“Registration and Financial Security Requirements for Brokers of Property and Freight Forwarders 

Notice. September 5, 2013.

“FMCSA has received a number of requests from motor carriers and other transportation companies requesting additional information about when registration as a broker or freight forwarder is required. The Agency has compiled a list of the most common questions and our responses and presents the information below in question-and-answer format. Continue reading

ENFORCEMENT (MOTOR CARRIERS) / Federal Motor Carrier Safety Administration announces that it, “has begun using the Uniform Fine Assessment (UFA) Version 4.0 software to calculate the amounts of civil penalties for violations of the Federal Motor Carrier Safety Regulations (FMCSRs) and Hazardous Materials Regulations (HMRs)”.

“Uniform Fine Assessment Version 4.0 Software; Calculating Amounts of Civil Penalties for Violations of Regulations”

Notice. September 3, 2013.

“…FMCSA is required to consider certain statutory factors when proposing civil penalties for violations of the FMCSRs and HMRs and since the mid-1990′s FMCSA has used its UFA software to consider those statutory factors. FMCSA has updated the UFA software to ensure that it adequately considers the statutory penalty factors for all statutes and regulations enforced by FMCSA; to implement the Agency’s policy for consideration of the Small Business Regulatory Enforcement Fairness Act; and, to ensure uniformity in proposed civil penalties. UFA 4.0 software also considers the factors set forth in 49 U.S.C. 521(b)(2)(D) for violations of regulations where no statutory factors are otherwise specified by statute. To enhance transparency of the civil penalty calculation, UFA 4.0 generates a report detailing the calculations used to propose civil penalties. While UFA 4.0 is used to calculate the majority of civil penalties proposed by FMCSA, the Agency may propose a civil penalty outside of UFA 4.0 when the proposed civil penalty calculated by UFA 4.0 would not promote enhanced commercial motor vehicle safety or induce prompt and sustained compliance. In such cases, the Agency will nevertheless consider the applicable statutory factors to assess a penalty. This Federal Register Notice supersedes the Federal Register Notice issued by FMCSA entitled, “Civil Penalty Calculation Methodology. ” 76 FR 71431, November 17, 2011.”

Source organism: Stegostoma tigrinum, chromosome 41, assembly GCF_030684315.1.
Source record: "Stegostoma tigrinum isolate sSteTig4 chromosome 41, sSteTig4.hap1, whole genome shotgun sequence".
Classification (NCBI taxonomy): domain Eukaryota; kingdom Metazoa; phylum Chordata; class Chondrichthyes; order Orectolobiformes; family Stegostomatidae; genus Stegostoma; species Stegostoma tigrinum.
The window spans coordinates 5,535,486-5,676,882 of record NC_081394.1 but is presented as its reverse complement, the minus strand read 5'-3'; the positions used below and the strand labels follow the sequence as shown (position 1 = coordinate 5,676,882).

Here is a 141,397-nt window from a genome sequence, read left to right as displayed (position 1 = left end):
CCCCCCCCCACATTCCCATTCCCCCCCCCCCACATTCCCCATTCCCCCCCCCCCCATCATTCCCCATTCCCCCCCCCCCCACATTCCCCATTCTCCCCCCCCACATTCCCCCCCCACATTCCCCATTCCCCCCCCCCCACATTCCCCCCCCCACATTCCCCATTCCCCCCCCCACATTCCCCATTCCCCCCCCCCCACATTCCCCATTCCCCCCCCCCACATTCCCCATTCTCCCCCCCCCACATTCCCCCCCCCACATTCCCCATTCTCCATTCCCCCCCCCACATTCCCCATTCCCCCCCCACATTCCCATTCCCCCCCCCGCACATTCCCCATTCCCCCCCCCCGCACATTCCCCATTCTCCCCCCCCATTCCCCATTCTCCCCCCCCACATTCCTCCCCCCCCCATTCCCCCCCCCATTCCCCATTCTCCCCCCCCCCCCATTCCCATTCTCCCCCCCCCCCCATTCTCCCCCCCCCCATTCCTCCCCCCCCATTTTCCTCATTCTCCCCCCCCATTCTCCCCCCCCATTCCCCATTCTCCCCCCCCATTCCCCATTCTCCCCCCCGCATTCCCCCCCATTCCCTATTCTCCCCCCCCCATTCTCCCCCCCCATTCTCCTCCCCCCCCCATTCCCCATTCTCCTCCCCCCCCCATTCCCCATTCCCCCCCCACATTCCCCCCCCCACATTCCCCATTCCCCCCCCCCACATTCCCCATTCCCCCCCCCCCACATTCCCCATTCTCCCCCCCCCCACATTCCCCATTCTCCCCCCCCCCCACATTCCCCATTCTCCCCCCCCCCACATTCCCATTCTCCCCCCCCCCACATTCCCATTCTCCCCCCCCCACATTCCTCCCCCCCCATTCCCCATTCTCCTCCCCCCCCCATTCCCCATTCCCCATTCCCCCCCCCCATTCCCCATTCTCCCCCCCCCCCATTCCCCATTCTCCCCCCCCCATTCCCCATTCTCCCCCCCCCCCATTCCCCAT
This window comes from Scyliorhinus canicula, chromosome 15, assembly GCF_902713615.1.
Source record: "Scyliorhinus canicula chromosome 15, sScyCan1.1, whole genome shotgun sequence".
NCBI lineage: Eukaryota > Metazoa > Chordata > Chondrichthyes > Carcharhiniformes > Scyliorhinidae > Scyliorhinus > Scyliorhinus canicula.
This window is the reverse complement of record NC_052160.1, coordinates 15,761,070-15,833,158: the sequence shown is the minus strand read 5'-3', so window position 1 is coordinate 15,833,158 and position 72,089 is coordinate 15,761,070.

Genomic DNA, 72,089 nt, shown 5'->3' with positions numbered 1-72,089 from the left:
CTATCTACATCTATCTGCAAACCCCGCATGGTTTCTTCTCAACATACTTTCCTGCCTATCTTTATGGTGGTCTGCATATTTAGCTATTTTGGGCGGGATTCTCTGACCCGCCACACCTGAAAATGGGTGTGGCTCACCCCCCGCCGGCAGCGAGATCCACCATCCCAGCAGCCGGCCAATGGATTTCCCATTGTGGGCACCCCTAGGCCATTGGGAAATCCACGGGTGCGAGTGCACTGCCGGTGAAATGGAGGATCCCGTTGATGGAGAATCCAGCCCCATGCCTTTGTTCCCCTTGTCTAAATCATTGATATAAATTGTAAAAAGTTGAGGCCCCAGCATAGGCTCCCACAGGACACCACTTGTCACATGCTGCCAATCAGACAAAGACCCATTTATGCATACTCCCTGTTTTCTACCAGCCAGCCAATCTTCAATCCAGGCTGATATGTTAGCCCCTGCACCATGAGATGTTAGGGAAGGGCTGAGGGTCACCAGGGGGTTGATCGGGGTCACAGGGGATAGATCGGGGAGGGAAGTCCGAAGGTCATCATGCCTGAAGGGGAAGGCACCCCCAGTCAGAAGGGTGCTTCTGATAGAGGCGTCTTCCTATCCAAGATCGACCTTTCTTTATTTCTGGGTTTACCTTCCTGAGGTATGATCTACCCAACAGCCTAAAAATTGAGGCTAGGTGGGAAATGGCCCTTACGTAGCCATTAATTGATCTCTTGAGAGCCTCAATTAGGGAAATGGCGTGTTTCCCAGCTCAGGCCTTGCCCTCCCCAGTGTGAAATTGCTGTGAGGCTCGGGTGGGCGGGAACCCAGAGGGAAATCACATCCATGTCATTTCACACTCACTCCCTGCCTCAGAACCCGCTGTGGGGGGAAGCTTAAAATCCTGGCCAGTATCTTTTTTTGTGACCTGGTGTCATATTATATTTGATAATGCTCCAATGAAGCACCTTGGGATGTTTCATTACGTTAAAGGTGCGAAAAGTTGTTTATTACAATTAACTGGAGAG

MOTOR CARRIERS (HOURS-OF-SERVICE / OIL FIELD) / Federal Motor Carrier Safety Administration (FMCSA) responds to earlier public comments motor carrier rules about hours-of-service requirements for oilfield operations: First, for specially trained drivers of commercial motor vehicles that are built specifically to service the oil wells themselves (a lengthy specific list), the so-called “oilfield-waiting-time” provision will continue to exclude from on-duty time such time as they spend waiting at the well site (oil or gas). Second, commercial motor vehicles that transport equipment, water (for fracking) and sand (for fracking) – a list is given – do NOT qualify for the “oilfield-waiting-time” provision to exclude their waiting time at the well site from total hours-of-service calculation.